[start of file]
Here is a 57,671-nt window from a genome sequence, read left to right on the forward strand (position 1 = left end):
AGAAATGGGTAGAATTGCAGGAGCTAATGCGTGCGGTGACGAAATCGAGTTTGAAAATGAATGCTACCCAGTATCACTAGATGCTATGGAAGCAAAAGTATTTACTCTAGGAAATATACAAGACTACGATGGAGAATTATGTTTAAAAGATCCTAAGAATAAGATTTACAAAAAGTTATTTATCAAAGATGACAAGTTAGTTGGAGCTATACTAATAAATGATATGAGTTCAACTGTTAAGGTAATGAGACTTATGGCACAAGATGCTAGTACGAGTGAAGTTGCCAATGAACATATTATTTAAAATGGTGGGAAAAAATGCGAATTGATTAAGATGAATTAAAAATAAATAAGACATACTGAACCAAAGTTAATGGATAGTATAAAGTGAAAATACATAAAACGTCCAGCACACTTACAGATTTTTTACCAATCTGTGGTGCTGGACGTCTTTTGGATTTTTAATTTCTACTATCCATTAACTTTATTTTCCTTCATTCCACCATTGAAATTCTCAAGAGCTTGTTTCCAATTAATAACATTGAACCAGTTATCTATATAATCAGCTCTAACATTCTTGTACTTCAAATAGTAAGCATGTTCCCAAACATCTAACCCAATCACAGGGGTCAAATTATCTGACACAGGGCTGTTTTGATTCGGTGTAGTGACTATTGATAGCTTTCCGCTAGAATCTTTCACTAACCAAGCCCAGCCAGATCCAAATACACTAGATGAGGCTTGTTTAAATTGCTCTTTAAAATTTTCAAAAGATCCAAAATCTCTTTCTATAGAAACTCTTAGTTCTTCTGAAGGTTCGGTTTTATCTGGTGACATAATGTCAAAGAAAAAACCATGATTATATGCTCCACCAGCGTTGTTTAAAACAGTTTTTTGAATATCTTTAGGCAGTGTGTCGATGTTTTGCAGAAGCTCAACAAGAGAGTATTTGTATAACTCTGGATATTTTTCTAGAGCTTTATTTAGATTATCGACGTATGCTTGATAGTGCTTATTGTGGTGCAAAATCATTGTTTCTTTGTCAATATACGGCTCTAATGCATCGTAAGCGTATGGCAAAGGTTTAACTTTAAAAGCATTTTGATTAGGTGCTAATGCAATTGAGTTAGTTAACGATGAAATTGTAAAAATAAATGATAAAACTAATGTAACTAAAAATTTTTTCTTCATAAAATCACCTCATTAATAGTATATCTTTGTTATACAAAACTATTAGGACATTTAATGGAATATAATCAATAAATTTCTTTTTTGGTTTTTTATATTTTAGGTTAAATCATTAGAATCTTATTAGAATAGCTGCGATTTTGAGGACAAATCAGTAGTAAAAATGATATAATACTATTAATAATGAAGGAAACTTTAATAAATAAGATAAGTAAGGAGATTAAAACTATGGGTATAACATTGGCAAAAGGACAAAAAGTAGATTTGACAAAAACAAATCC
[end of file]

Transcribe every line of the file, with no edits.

Here is a 57,671-nt window from a genome sequence, read left to right on the forward strand (position 1 = left end):
AGAAATGGGTAGAATTGCAGGAGCTAATGCGTGCGGTGACGAAATCGAGTTTGAAAATGAATGCTACCCAGTATCACTAGATGCTATGGAAGCAAAAGTATTTACTCTAGGAAATATACAAGACTACGATGGAGAATTATGTTTAAAAGATCCTAAGAATAAGATTTACAAAAAGTTATTTATCAAAGATGACAAGTTAGTTGGAGCTATACTAATAAATGATATGAGTTCAACTGTTAAGGTAATGAGACTTATGGCACAAGATGCTAGTACGAGTGAAGTTGCCAATGAACATATTATTTAAAATGGTGGGAAAAAATGCGAATTGATTAAGATGAATTAAAAATAAATAAGACATACTGAACCAAAGTTAATGGATAGTATAAAGTGAAAATACATAAAACGTCCAGCACACTTACAGATTTTTTACCAATCTGTGGTGCTGGACGTCTTTTGGATTTTTAATTTCTACTATCCATTAACTTTATTTTCCTTCATTCCACCATTGAAATTCTCAAGAGCTTGTTTCCAATTAATAACATTGAACCAGTTATCTATATAATCAGCTCTAACATTCTTGTACTTCAAATAGTAAGCATGTTCCCAAACATCTAACCCAATCACAGGGGTCAAATTATCTGACACAGGGCTGTTTTGATTCGGTGTAGTGACTATTGATAGCTTTCCGCTAGAATCTTTCACTAACCAAGCCCAGCCAGATCCAAATACACTAGATGAGGCTTGTTTAAATTGCTCTTTAAAATTTTCAAAAGATCCAAAATCTCTTTCTATAGAAACTCTTAGTTCTTCTGAAGGTTCGGTTTTATCTGGTGACATAATGTCAAAGAAAAAACCATGATTATATGCTCCACCAGCGTTGTTTAAAACAGTTTTTTGAATATCTTTAGGCAGTGTGTCGATGTTTTGCAGAAGCTCAACAAGAGAGTATTTGTATAACTCTGGATATTTTTCTAGAGCTTTATTTAGATTATCGACGTATGCTTGATAGTGCTTATTGTGGTGCAAAATCATTGTTTCTTTGTCAATATACGGCTCTAATGCATCGTAAGCGTATGGCAAAGGTTTAACTTTAAAAGCATTTTGATTAGGTGCTAATGCAATTGAGTTAGTTAACGATGAAATTGTAAAAATAAATGATAAAACTAATGTAACTAAAAATTTTTTCTTCATAAAATCACCTCATTAATAGTATATCTTTGTTATACAAAACTATTAGGACATTTAATGGAATATAATCAATAAATTTCTTTTTTGGTTTTTTATATTTTAGGTTAAATCATTAGAATCTTATTAGAATAGCTGCGATTTTGAGGACAAATCAGTAGTAAAAATGATATAATACTATTAATAATGAAGGAAACTTTAATAAATAAGATAAGTAAGGAGATTAAAACTATGGGTATAACATTGGCAAAAGGACAAAAAGTAGATTTGACAAAAACAAATCC